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Do you want to go gorilla trekking in Rwanda?

Jul 24 • 983 views • 7 Comments Adventure, Africa, African bus journeys, African food, East Africa, gorillas, How to...? Uganda travel tips, Lodge review, Road trip, Rwanda, tourism experience, Travel, Travel tips and advice

“Welcome to your home for the next few days” said Eunice, as we sat down for afternoon tea and gorilla trekking Rwanda travel advice at the outdoor reception of Le Bambou Gorilla Resort, Kinigi.

After 12 hours on the bus, 10 hours from Kampala to Kigali and another 2 hours onto Kinigi, we were delighted to be able to stretch our legs. (I think next time I’ll fly!)

A troupe of dancers from the local village welcomed us with singing and dancing and we watched as passers-by gathered in a neighbouring field to enjoy the singing. What a beautiful way to start our stay.

The music stayed with me as we were shown to our private cabin, set among pretty flower gardens. Made of solid volcanic rock, the cabins give you a feeling of total seclusion from the outside world. It felt like home right away, even more so when at dusk a man appeared at our door, his arms laden with firewood, to light a fire for us. It was cold up in the mountains. (Staying on the edge of the Park should have been a clue I guess!)

rwanda gorilla trekking travel advice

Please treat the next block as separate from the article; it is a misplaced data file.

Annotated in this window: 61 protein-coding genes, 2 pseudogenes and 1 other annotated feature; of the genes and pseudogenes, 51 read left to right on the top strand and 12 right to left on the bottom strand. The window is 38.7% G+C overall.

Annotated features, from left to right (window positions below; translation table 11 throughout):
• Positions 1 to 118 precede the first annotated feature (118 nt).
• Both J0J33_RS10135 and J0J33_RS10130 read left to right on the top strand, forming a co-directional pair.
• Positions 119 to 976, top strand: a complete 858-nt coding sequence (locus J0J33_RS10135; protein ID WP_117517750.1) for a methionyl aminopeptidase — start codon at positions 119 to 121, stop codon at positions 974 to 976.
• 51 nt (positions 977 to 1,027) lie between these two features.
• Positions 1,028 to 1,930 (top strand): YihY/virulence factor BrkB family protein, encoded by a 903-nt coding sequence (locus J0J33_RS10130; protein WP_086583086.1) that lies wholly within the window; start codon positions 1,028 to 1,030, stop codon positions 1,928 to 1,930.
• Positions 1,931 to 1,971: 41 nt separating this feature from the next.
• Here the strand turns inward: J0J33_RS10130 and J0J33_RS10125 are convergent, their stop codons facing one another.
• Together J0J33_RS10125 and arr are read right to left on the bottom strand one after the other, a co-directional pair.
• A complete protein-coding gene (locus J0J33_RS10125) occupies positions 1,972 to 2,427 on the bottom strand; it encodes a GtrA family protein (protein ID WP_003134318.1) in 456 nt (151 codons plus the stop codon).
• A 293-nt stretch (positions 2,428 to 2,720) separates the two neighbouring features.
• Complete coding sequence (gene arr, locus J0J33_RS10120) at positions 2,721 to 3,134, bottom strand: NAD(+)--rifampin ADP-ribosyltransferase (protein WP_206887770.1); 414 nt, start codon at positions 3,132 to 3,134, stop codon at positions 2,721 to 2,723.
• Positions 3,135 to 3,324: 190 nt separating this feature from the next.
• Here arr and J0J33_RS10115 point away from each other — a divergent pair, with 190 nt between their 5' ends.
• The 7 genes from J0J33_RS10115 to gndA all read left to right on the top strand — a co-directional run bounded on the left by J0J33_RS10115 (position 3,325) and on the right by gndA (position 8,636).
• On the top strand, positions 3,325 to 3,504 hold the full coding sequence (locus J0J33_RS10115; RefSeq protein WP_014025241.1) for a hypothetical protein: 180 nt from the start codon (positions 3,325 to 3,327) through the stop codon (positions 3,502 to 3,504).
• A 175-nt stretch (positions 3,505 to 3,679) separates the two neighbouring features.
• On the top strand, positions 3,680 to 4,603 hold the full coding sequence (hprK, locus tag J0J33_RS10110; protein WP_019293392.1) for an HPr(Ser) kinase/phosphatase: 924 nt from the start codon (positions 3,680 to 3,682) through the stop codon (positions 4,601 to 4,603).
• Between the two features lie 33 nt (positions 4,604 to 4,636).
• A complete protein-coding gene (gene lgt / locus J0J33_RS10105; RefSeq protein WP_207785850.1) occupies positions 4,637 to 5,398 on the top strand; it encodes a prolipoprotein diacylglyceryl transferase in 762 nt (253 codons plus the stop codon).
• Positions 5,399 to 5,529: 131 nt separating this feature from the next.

The late afternoon light cast long shadows across the Tarmac road as we approached Le Bambou Gorilla Village from Musanze (Ruhengeri), Rwanda. We fell in love with the grey outline of the volcanic peaks of the Virunga National Park.

What’s on the breakfast menu?

We ate well at Le Bambou Gorilla! Breakfast comprised freshly fried samosas, delicious omelettes and the tastiest yellow yolked eggs, the best passionfruit juice we’d ever tasted, local honey (crystallised in the cool mountain air), tea or coffee (Rwandese of course!) and more fabulous fresh fruit. There was, of course, the ubiquitous Blueband! – the favourite spread on many an East African breakfast table.

How much is gorilla trekking in Rwanda?

Many people only know Kinigi / Musanze for gorilla trekking, but there’s a variety of ways to spend your time. Enjoying the peace and the wonderful view should definitely not be underestimated however!

Gorilla trekking in Rwanda now costs $750 per person (prices increased June 2012). We didn’t trek the gorillas that week-end – although I’d love to. I’ve heard it’s quite a different experience to Diary of a Muzungu’s gorilla trekking in Uganda.

If you need assistance buying Rwanda gorilla permits or Uganda gorilla permits, please contact the Muzungu.

What tourist activities are there in the Kinigi area of Rwanda?